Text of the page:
pfap2tf-10 [pfap2-i (37)]. Although not all compounds resulted in metabolic responses, the
general concordance between metabolic changes
and resistance mutations supports the combined
use of these approaches for compound target
Discussion and conclusions
Our study represents a controlled examination
of antimalarial drug resistance acquisition by
P. falciparum. Prior studies examining the parasite’s genetic response during drug resistance
development have evaluated the response only
to known antimalarials (31, 38, 55, 56) or have
focused on coding mutations in one target
gene in response to a single compound class
(8, 13, 32, 40, 57–60). It is likely that the genes
that are identified here will prove important in
both clinical studies and the process of drug
One noteworthy finding from this data set is
the high enrichment of mutations under positive
selection. We focused here on genes for which
there were multiple lines of supporting evidence
across our study; however, it is likely that other
important genes were identified. Excluding genes
contained within CNVs, the 57 singleton genes
with nonsynonymous mutations encode potential
druggable targets, such as guanosine triphosphatases, mRNA decapping enzymes, components of
V-type ATPase complexes, kinases, and ubiquitin
ligases (table S5). Although some of these nonsynonymous changes could have been maintained
within the population by chance, some are plausible targets of selection. For example, although
resistance to ACT-451840 is conferred by mutations in pfmdr1 (61), a mutation was observed in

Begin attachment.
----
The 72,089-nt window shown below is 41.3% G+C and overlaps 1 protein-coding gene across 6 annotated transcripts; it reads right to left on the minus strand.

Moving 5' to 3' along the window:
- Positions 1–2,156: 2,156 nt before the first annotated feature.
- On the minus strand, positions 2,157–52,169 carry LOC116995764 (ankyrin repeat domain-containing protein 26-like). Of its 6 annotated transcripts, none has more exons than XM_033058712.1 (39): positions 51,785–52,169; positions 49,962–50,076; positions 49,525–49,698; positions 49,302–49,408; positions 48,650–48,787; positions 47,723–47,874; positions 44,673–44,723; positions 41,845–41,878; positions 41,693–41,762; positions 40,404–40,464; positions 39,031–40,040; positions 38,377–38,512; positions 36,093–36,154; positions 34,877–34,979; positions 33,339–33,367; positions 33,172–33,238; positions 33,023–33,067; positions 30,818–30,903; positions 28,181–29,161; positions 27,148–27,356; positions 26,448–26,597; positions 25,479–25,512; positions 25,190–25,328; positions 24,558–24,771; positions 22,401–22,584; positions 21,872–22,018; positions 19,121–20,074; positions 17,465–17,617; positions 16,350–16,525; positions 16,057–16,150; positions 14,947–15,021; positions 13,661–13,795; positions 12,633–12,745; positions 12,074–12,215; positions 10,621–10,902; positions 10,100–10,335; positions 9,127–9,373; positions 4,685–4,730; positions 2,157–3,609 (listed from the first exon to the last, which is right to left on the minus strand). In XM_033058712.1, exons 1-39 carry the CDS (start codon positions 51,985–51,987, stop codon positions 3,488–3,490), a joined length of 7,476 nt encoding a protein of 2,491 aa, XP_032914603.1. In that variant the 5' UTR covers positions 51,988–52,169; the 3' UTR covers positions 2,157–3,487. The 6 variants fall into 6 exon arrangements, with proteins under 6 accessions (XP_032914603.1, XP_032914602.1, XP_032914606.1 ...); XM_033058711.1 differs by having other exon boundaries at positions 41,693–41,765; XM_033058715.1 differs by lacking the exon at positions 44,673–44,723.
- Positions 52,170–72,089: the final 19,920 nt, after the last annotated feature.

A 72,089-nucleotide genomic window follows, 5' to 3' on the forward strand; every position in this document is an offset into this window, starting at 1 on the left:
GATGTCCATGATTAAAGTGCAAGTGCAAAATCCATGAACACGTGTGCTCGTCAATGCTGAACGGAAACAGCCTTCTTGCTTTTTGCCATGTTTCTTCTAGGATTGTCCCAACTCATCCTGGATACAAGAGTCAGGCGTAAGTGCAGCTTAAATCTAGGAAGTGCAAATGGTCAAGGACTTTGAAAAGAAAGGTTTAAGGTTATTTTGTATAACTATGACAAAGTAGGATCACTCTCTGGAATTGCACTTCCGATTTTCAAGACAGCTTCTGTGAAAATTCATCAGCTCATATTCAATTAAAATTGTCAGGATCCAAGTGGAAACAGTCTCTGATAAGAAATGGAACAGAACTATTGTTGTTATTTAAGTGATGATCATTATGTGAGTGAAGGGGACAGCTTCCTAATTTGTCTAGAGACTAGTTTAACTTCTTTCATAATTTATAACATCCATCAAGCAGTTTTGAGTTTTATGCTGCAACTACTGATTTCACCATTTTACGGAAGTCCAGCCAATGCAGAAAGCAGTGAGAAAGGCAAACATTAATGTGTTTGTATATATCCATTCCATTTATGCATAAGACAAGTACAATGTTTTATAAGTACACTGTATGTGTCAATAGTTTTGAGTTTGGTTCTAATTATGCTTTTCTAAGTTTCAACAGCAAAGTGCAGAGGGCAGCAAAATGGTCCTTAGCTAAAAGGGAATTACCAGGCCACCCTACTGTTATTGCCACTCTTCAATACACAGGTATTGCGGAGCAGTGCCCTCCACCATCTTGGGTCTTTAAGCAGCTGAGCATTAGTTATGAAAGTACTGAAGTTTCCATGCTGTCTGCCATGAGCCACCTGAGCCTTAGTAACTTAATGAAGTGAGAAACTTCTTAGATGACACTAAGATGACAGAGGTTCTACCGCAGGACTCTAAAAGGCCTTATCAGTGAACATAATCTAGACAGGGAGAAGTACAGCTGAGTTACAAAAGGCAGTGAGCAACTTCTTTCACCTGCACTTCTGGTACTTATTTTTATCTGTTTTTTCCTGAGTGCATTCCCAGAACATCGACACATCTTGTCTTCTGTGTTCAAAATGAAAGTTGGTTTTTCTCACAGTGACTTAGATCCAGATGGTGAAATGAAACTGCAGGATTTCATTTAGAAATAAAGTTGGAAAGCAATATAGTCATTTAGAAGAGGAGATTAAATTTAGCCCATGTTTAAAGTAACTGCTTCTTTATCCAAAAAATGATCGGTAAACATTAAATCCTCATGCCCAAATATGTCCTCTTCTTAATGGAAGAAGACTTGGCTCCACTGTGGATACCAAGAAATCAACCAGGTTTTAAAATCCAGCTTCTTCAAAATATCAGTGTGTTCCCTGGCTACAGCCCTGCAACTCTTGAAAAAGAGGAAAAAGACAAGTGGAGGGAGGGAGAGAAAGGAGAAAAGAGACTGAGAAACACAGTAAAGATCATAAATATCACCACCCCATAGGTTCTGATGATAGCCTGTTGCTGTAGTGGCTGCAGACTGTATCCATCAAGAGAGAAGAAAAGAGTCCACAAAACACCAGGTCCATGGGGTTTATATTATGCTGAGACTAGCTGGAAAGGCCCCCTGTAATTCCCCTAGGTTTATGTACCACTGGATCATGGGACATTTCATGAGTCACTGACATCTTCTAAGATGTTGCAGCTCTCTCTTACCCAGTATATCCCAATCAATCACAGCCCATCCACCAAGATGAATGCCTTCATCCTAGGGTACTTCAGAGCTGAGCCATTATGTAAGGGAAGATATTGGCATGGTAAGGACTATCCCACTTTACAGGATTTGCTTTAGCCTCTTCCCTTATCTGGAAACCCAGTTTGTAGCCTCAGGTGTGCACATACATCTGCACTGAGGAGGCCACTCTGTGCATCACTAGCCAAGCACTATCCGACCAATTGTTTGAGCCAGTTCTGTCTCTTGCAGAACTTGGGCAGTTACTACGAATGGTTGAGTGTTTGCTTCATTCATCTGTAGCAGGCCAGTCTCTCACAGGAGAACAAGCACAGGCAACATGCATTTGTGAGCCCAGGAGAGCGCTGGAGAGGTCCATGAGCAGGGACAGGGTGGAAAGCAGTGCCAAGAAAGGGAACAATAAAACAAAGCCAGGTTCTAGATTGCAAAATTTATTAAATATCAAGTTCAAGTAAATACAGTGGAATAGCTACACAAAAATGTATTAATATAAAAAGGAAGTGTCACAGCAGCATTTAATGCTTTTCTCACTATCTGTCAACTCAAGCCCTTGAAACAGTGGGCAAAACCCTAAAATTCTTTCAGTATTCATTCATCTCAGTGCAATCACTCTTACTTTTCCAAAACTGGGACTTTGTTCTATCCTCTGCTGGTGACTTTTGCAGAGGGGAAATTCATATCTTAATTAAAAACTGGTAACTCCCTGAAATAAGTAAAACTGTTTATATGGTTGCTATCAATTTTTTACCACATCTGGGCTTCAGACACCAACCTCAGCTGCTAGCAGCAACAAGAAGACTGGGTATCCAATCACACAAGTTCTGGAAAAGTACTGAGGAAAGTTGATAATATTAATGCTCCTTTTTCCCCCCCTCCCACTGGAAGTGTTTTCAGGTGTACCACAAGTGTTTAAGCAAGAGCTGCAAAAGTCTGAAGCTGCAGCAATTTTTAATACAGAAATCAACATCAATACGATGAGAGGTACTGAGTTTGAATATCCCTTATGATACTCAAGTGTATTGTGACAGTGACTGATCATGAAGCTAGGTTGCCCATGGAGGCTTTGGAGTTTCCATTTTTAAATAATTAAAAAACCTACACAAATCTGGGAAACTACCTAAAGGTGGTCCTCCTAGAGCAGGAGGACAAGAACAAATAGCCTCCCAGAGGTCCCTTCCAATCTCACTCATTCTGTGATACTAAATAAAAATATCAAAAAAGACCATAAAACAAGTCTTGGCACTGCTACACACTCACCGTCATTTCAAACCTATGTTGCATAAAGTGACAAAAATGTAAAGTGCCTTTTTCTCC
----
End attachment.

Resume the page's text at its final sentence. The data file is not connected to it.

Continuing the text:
the gene encoding a putative replication factor C
subunit 4 (PF3D7_1241700) that results in a S42T
amino acid change near the ATP-binding pocket
in two independent ACT-451840–resistant clones
(61). Replication factor C subunit 4 is the subunit
ATPase in the clamp-loading DNA polymerase
complex, is likely essential, and is a good drug
target. Modeling shows that ACT-451840 could
bind between subunits 1 and 4 of replication
factor C, potentially disrupting ATPg ingress (fig.
S10). Our findings also highlight the large number
of uncharacterized genes in the P. falciparum
genome and the need for further functional
Not all mutations discovered in this study will
confer resistance—they may compensate, spe-
cifically or nonspecifically, for fitness losses that
result from a resistance-conferring mutation.
Alternatively, they may be associated with ad-
aptation to long-term in vitro culture. Genome
editing or creating recombinant lines may be
used to confirm that alleles provide resistance
(8, 15, 27, 40, 58, 62, 63). On the other hand,
given the multigenic nature of resistance, it may
be difficult to recreate a resistance phenotype (7 ).
For example, the nonsynonymous changes that
emerged in phenylalanine tRNA ligase during
development of resistance to BRD1095 were
accompanied by copy number changes at un-
related sites, which potentially explains why at-
tempts at validation through genome editing
Beyond changes in coding sequences, the low